First, to design and execute multi-institutional defense and resilience exercises in Japan, including for crisis management and infrastructure maintenance, the government can utilize and invigorate chonai-kai, or residents’ associations, voluntary community groups. These associations are well organized for emergency response, numbering 167,158 nationwide in 2019, with a range covering 84.1 percent of all households in Japan. Guided by the Fire and Disaster Management Agency, these resident associations educate their members about how to respond to disasters. They train emergency responders and purchase equipment in peacetime. During a live emergency, they help lead evacuations and rescues, collect information, and provide medical support.
In fact, the U.S. Federal Emergency Management Agency’s Community Emergency Response Team (CERT) was said to have been modeled after this chonai-kai system. But the U.S. extended CERT to tackle even larger emergencies such as nuclear explosions and cyberattacks. By modeling themselves now in turn after CERT, each chonai-kai can upgrade its defense capabilities by adding activities and trainings in preparation for military contingencies. Members of each chonai-kai can be taught advanced skills in cybersecurity, for example, to help protect community communications networks, adding a back-up to cybersecurity experts recruited to the Defense Authority.
The second linchpin to civil engagement in national security, educating civilians about the importance of total defense, may not be as easy in Japan as it has been in, say, Latvia, where the concept of total defense has been incorporated into youth education. Japan has “a culture of anti-militarism,” to borrow Thomas Berger’s book title, a reflection of both the Pacific War that devastated the lives of millions of people and the ensuing Japanese Constitution that forever renounced war as its sovereign right. This mentality is still apparent. In a survey taken by Asahi Newspaper in 2018, 67 percent of respondents supported Japanese pacifism as guaranteed by the constitution, and 74 percent said no to the question, “Would you fight for Japan by risking your life in case of attack on it?”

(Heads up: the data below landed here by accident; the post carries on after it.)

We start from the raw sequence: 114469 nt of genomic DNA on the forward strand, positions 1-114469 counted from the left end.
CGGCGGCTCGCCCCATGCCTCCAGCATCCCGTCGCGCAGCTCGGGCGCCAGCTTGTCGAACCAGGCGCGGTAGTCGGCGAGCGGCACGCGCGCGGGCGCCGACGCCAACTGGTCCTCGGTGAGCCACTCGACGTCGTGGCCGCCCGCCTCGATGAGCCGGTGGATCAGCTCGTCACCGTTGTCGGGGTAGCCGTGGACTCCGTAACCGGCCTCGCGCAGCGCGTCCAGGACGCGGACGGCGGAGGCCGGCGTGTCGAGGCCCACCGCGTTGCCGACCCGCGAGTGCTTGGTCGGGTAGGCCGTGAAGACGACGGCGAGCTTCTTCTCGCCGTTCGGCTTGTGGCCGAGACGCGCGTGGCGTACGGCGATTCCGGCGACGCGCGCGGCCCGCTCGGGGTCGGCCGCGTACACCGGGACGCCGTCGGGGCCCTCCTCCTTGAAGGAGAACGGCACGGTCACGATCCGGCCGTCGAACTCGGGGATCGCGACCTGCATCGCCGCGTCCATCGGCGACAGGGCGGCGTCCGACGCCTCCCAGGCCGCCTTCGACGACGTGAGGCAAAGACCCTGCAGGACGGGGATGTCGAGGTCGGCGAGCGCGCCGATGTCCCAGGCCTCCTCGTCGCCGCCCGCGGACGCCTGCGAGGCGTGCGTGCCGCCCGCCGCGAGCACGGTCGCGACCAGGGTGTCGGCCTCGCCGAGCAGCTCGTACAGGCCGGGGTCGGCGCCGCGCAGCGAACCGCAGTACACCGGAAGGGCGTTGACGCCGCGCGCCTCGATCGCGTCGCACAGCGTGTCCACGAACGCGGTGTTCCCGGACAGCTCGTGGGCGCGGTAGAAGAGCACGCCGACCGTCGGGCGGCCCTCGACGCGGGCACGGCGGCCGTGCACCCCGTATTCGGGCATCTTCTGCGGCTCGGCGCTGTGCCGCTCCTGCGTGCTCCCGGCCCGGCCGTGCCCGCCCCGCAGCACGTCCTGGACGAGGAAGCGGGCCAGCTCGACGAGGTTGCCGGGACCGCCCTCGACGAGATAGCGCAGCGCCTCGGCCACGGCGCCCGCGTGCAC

However, such pacifist Japanese should welcome the idea of total defense, because it is, in nature, defensive and predominantly nonmilitary, seeking to maintain the status quo, as three Swedish professors wrote in a report for the Institute for National Strategic Studies at the U.S. National Defense University. They defined its primary goal as being “to defeat the adversary’s will to engage in – or continue with – aggression by denying benefits, increasing costs and influencing their perception of both costs and benefits.”
Total defense intends for individuals to defend themselves, their families, and their communities. It intends to lower the threat level by demonstrating social strength against attacks. Done properly, teaching why total defense is actually pacifist in nature will not be too difficult.
The soil for more civil involvement is already there. Another survey taken by the government in 2018 found that 82.8 percent of respondents would be willing to resist in one way or another if Japan was invaded. The government should activate this willingness by providing total defense programs to the public. Increased civil participation in national security carries a variety of other positive social benefits, as well. Di Paola said that civil emergency training “would help young people become more engaged in society and make them more mature citizens.”
Suga Yoshihide became the Japanese prime minister this fall with the following motto: “First, you should help yourself; then the community should support you; public assistance is to be the last resort.” As a self-made man and a long-time local politician, Suga knows what individuals and communities can achieve. He can credibly help convince the people of the importance of their participation in the nation’s security.
Fumiko Sasaki, Ph.D., is an adjunct assistant professor teaching East Asian security and Asia-related courses at Columbia University graduate schools.